AN IDEA SHARED
NEW VERSION
CAN CHANGE THE WORLD
Find out more about Care Challenge and visit
us at our Connecting Nurses booth
COM.DIA.12.07.01 09/12
As creative ideas have the potential to
impact significantly on healthcare worldwide, we
brought you Care Challenge.
We are back. Another opportunity for nurses to bring their ideas
to life and gain recognition for their profession across the globe.
Register now at:
50
Deirdre Kyne-Grzebalski FEND Chairman Anne-Marie Felton
FEND President
Conference Exhibition Enquiries
Nadine van Campenhout
Abdijmolenstraat 41
9031 Drongen Gent
Belgium
+32 479 66 13 06
[email protected]
FEND Membership & Conference Registration Enquiries
Kristin de Backer
[email protected]
[email protected]
With support from:
FROM SEPTEMBER 2012
www.care-challenge.com
www.fend.org
In our first year we saw such widespread creativity in nursing.
Get involved in Care Challenge and showcase
your creativity.
Fri-Sat 20-21 September 2013
Barcelona, Spain
in partnership with nursing organisations.
49th EASD Annual Meeting
23-27 September 2013
www.easd.org
51
2,74 x 1,93
F+H
LH= 3.20
max. Bauhöhe= 3.00
LH=3.75
CEE 32 A
CEE 63 A
1
4
Medtronic
MF 1
2m x 5m
10 m2
Mendor
3
Mendor
MF 13
2m x 3m
6 m2
13
COFFEE-BAR
LH=2.00
2.47
LH=3.90
LH=2.00
2
D
LH=6.40
Sanofi
MF D
6m x 6m
36 m2
LH=6.40
BMS
MF 2+3
2m x 6m
12 m2
LH=2.70
3
CEE 32 A
CEE 16 A blau
Becton
Dickinson
MF 11+12
2m x 6m
12 m2
CEE 16 A blau
CEE 32 A
12
LH=2.70
11
LH=3.75
LH=2.00
LH=2.60
MO
( oben )
CEE 63 A
CEE 32 A
CEE 16 A blau
LICHTPLASTIK
15.71
LH=3.00
Bayer
MF 18
2m x 3m
6 m2
MITTELFOYER
FOYER 83
CEE 63 A
CEE 32 A
A
LH=2.70
Lilly
CEE 16 A blau
( oben )
Lilly
MF-A
4m x 9m
36m2
Freihalten für Kabelverlegung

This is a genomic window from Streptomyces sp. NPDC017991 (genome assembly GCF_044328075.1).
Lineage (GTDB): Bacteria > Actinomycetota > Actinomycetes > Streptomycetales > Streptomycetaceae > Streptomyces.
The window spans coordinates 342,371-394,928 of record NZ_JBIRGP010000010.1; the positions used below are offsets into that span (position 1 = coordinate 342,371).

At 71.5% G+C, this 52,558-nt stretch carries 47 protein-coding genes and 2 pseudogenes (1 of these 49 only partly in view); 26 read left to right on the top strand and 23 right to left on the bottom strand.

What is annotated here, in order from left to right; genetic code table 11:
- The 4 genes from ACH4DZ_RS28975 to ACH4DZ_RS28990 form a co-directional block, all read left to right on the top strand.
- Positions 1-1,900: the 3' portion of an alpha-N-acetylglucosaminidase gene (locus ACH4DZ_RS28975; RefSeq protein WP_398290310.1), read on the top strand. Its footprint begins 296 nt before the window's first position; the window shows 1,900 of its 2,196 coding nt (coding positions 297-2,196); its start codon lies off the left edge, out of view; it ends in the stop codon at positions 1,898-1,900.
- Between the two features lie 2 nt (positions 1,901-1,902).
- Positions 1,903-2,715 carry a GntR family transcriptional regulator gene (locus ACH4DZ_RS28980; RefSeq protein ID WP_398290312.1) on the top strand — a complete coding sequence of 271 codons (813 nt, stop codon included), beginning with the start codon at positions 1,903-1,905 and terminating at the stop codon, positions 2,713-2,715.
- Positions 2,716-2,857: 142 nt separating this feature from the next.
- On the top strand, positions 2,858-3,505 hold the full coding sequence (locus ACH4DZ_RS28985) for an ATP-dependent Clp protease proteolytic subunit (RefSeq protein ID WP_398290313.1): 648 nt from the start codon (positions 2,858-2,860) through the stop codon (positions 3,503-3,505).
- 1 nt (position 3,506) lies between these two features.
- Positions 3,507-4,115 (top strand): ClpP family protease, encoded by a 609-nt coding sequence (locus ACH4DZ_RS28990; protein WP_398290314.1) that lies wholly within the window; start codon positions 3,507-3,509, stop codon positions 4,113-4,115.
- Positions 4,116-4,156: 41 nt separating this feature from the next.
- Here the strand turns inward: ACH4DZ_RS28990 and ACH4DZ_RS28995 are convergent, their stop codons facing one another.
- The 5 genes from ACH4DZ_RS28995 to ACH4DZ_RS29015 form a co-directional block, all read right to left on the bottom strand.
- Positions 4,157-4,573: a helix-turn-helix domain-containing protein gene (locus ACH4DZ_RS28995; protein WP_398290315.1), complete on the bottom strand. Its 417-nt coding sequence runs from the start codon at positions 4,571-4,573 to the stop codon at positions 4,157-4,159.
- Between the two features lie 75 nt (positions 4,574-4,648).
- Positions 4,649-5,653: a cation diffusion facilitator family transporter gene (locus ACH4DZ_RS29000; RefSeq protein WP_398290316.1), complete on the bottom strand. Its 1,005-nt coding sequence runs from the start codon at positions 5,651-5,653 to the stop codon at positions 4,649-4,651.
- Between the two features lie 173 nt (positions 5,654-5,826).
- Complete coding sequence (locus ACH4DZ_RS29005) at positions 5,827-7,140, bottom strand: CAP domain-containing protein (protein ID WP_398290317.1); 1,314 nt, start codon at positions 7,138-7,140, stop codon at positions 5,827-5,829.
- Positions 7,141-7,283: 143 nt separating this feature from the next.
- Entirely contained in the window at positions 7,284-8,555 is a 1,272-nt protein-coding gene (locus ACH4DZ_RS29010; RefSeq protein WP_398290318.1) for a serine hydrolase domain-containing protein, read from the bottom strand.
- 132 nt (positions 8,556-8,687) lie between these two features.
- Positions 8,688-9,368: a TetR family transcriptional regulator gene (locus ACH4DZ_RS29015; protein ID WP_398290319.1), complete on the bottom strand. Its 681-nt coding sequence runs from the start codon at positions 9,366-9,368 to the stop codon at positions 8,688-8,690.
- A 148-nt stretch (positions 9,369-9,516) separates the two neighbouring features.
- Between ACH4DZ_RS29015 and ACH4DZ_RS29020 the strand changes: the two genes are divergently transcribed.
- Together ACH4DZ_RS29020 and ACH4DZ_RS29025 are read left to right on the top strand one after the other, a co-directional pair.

17
Connecting Nurses
MF 17
2m x 3m
6 m2
2.58
18
C
LH=2.70
LH=3.00
F
F
3.23
Ypsomed
MF4+5
2m x 6m
12 m2
LH=2.75
CEE 32 A
CEE 16 A blau
LH=2.60
5
4
Ypsomed
LH=2.00
F
19
LH=3.75
Company
MF-B
6m x 6m
36 m2
LH=5.20
B
9
10
LH=2.60
Roche
MF 9+10
2m x 6m
12 m2
LH=3.75
F
LH=2.00
CEE 32 A
CEE 16 A blau
2.44
LH=2.00
Artsana
MF-6
2m x 3m
6 m2
6
2
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MF 7+8
2m x 6m
12 m2
7
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F+ H
F+H
200
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1.20
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Feuermelder
Notausgang
Anzahl Fluchtpersonen
Notausgangsbreite
Nummerierung Notausgang
Entfluchtungssymbol
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Feuerlöscher / Hydrant
HY
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Elektroanschluss
Elektroverteiler
Rot
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geändert:
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8
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19
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18
11
11
12
14
14
13
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17
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ICC
6
3
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Stellwand - Rosconi (doppelseitig)
Modulwand - (einseitig)
Modulwand - (doppelseitig)
Tisch für Wassergläser
Laptoptisch
Rednerpult
Beamer geflogen
21
6
3
Für die Messe Berlin geprüft und freigegeben:
3
5
2
Alle Maße sind vor Ort zu prüfen !
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Suedteing
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fest
4
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BW
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Veranstaltungszeit:
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Veranstaltung:
Tisch 140x70cm / 4 Personen
Stehtische d=70cm;
lichter Abstand > 120cm
2
S8
7-8
[VON - BIS]
Reihenbestuhlung
Tisch 70x70cm / 2 Personen
Medienkasten
RB
Deckenlautsprecher
Lautsprecher